The Story of the Armagh Rhymers

Post 7 of 76
Armagh Rhymers: Film Screening at The Rooms

Armagh Rhymers: Film Screening at The Rooms

The Story of the Armagh Rhymers
Location: The Rooms Theatre
Date: Thursday, December 6, 2018
Time: 2:30 -3:30 PM


Join us at The Rooms for a screening of  Na Cleamairi: The Story of The Armagh Rhymers, a documentary about their decades-long work in folk theatre and its roots in Irish folklore.


The Armagh Rhymers is a group of performing mummers from Northern Ireland. In 2013 they visited St. John’s and performed at the Mummers Festival.  ”Na Cleamairi” is an Indee Productions film for ILBF and TG4 directed by Gavin Halpin, produced by Grainne McGuinness and edited by Stephen Petticrew.


Core to the Armagh Rhymers is the age-old folk theatre tradition of masked rhyming which blends dance, drama, music and song. A vital part of the Armagh Rhymer’s distinctiveness are the unique masks and costumes performers wear. They are based on traditional designs of the Wren Boys, Mummers and Strawmen, as well as characters from Celtic mythology and old Mummers plays that the Armagh Rhymers still perform.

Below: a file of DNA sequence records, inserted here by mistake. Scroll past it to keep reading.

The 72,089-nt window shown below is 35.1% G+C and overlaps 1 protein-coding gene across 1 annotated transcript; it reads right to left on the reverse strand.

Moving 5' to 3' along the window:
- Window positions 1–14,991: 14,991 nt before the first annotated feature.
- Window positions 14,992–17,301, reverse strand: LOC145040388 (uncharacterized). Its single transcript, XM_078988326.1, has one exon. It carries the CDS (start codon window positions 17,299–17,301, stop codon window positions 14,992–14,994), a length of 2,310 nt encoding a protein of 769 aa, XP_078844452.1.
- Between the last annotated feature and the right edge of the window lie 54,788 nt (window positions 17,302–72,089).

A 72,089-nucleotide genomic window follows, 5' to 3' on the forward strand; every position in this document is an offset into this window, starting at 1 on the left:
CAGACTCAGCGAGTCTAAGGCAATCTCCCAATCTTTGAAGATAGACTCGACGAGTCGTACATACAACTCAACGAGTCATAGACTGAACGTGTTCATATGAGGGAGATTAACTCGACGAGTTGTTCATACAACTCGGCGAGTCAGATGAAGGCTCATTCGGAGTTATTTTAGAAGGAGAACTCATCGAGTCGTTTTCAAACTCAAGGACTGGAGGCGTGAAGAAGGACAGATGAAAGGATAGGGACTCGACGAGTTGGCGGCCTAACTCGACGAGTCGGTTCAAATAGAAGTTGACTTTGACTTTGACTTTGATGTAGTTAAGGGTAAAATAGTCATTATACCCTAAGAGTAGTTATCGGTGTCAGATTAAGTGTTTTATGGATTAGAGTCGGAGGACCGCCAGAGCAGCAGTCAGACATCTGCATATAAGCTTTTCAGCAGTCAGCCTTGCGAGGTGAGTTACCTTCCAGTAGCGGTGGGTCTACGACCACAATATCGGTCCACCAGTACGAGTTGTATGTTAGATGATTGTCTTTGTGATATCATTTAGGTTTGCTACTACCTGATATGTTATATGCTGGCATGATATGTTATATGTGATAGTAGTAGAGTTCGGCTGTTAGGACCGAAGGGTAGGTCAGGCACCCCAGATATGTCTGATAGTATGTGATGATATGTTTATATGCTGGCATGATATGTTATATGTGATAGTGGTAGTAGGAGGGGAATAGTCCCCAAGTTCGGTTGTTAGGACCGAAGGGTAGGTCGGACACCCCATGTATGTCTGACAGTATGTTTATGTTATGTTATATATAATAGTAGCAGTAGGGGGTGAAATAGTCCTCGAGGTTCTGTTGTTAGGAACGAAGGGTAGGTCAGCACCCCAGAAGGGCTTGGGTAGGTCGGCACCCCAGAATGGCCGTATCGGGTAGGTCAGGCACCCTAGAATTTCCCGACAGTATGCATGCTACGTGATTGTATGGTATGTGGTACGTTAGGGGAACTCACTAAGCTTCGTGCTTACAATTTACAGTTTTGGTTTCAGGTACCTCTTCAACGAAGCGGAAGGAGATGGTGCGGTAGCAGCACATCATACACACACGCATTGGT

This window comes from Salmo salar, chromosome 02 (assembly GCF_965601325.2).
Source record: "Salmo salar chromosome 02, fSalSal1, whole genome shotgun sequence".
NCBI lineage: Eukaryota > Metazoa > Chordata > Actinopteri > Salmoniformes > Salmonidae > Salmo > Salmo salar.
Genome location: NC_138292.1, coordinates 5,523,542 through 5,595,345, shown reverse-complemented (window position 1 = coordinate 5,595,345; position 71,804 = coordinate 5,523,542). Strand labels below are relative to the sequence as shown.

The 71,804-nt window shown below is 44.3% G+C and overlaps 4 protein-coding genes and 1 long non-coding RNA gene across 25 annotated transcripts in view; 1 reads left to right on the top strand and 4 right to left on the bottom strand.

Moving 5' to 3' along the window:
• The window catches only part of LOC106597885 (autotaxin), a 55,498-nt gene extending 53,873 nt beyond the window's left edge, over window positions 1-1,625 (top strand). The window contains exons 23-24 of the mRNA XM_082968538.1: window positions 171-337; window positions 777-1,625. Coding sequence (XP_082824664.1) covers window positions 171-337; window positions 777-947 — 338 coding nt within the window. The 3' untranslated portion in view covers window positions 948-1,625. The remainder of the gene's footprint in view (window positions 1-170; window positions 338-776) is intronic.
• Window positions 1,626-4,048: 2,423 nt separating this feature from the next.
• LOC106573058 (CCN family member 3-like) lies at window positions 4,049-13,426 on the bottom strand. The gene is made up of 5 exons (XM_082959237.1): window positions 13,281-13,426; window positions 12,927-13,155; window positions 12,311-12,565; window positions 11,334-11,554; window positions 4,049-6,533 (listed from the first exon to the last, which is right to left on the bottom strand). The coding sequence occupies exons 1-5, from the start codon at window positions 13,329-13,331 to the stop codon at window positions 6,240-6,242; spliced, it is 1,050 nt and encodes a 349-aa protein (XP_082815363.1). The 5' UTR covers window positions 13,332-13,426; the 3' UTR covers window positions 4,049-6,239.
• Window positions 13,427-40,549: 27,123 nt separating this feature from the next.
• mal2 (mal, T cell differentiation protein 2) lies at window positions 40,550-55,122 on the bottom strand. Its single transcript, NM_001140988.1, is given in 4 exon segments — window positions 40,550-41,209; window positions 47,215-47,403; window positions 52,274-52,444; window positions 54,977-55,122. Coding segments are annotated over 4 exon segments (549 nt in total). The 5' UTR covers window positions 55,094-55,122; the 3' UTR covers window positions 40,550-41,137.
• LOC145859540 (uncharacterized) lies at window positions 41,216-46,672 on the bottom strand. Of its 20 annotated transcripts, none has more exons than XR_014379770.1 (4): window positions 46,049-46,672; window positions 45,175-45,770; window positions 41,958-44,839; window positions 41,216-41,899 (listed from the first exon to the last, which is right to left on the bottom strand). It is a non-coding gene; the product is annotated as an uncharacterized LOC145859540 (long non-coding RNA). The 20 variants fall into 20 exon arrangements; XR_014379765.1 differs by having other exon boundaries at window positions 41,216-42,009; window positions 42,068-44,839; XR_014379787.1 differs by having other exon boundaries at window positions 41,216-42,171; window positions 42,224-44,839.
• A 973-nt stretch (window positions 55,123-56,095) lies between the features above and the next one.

Aiming to celebrate and preserve old Irish customs and heritage, performances have a diverse range of inspirations. The Armagh Rhymers continue the ancient custom of performing rituals on festival days from both the Christian and pre-Christian periods in Ireland, such as Bealtaine, Samhain and St Brigid’s day. They also practice the house visiting tradition of the Mummers, Wren Boys or Strawmen. The main day for this tradition would be Lá an Droilín (Day of the Wren). This day is known in English as St. Stephen’s or Boxing Day and occurs the day after Christmas Day. On this day the Rhymers visit various houses and perform for the community, raising money for charity in the process. All of the Armagh Rhymers performances draw heavily on these ancient traditions.

This article was written by Larry Dohey